Students at FAMU have rich history of activism

Photo courtesy: FAMU’s Black Archives

This photo shows the anger and frustration that followed a generational tragedy. On May 2, 1959, Betty Jean Owens, a student at Florida A&M University was raped by four white men: William Collinsworth, Ollie Stoutamire, David Beagles and Patrick Scarbourough.

Unfamiliar with most cases of white men sexually assaulting Black women, the men were convicted of their crimes. On May 2, 1959, the four men approached the car Owens was in with her three friends, Richard Brown, Thomas Butterfield and Edna Richardson. The friends were at Jake Gaither Park in Tallahassee when they were approached by shotguns and switchblades. The friends were then forced to get out of the car. Brown and Butterfield were ordered to kneel, while Owens and Richardson were threatened with knives. The white men told the Black men to leave, while Richardson escaped running deeper into the park leaving Owens by herself.

Owens was repeatedly raped by the men, being treated as more of an object than a human being.

Later that night, Brown and Butterfield found Richardson and went to the police station to report the incident. With continuous searching, the police were able to find the men and Owens. Owens was found tied up in the back seat of a blue Chevrolet.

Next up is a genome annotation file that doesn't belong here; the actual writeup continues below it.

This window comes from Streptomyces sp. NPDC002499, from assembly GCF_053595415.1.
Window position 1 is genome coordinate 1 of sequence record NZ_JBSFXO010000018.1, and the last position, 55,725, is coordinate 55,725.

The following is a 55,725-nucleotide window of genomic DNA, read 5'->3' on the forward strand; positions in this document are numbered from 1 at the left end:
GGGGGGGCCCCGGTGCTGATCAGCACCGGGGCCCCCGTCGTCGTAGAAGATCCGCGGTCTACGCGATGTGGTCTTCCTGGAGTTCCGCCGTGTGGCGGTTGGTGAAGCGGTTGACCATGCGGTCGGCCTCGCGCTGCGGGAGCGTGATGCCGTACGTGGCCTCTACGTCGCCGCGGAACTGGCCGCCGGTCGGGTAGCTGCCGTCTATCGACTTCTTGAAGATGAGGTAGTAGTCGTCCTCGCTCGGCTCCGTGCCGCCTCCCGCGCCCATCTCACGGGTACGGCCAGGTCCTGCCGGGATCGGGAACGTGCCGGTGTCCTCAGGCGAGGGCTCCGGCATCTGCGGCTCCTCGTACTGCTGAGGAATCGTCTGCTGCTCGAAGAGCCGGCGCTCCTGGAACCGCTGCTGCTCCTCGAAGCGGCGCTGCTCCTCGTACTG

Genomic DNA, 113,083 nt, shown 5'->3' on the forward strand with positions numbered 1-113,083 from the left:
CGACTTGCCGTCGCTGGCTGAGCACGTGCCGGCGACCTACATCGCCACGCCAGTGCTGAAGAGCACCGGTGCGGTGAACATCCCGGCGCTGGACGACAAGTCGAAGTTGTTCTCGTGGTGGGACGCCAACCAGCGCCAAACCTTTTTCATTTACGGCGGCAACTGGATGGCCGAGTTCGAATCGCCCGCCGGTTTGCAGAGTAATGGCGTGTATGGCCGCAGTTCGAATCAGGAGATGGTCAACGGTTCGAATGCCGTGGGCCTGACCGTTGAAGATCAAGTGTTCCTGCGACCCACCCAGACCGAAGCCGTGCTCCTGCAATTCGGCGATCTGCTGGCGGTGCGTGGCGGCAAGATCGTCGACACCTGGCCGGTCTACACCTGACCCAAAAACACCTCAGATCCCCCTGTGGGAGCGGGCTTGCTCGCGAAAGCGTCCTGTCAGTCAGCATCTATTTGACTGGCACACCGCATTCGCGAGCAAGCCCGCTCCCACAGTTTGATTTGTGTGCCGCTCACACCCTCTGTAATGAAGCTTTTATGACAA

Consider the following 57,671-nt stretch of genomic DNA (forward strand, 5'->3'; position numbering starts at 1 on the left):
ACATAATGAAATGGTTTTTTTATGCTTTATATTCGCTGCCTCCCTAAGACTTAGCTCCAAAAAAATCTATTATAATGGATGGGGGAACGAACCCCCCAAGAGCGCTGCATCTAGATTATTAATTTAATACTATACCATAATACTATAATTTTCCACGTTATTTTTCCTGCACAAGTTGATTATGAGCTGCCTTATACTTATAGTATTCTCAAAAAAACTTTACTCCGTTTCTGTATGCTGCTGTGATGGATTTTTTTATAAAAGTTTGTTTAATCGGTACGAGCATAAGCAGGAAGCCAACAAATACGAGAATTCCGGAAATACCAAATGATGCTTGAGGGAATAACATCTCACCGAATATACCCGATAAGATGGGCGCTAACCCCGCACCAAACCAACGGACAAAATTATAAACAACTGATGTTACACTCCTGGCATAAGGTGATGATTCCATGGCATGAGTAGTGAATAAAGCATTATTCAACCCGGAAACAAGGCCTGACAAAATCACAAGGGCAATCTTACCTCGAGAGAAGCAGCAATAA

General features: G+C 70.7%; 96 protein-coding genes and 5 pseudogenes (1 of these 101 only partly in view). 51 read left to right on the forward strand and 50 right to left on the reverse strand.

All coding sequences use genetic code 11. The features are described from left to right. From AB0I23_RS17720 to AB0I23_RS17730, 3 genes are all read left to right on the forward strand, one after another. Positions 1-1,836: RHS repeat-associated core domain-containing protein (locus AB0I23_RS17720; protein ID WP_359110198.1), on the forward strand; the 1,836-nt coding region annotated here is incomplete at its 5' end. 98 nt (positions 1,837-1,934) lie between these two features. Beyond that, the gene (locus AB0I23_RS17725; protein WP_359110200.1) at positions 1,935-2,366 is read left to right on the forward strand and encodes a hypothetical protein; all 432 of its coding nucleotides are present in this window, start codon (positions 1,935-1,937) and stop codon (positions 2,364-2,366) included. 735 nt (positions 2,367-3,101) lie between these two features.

The police arrested Collinsworth, Stoutamire, Beagles and Scarborough.

Their arrests led to a protest by FAMU students, which is documented in the Meek-Eaton Black Archives on FAMU’s campus (

The students demanded justice for Owens and threatened to protest against Florida’s governor, Fuller Warren. The following day, the students formed a march. On May 6, 1959, a session was scheduled later indicting the four men. After the indictment, the men were then scheduled for trial to take place on June 12, 1959.

On the day of the trial, Owens told the fully packed courtroom the events that occurred on that horror-filled night. After hours of deliberation, the jury found the four men guilty and sentenced them to life in prison.

David Beagles was later granted parole in 1965. However, in 1969, Beagle attempted to murder Owens but killed Betty Jean Robinson by mistake. Beagle was then sentenced to life again. Betty Jean Owens later vanished from the public record without a trace.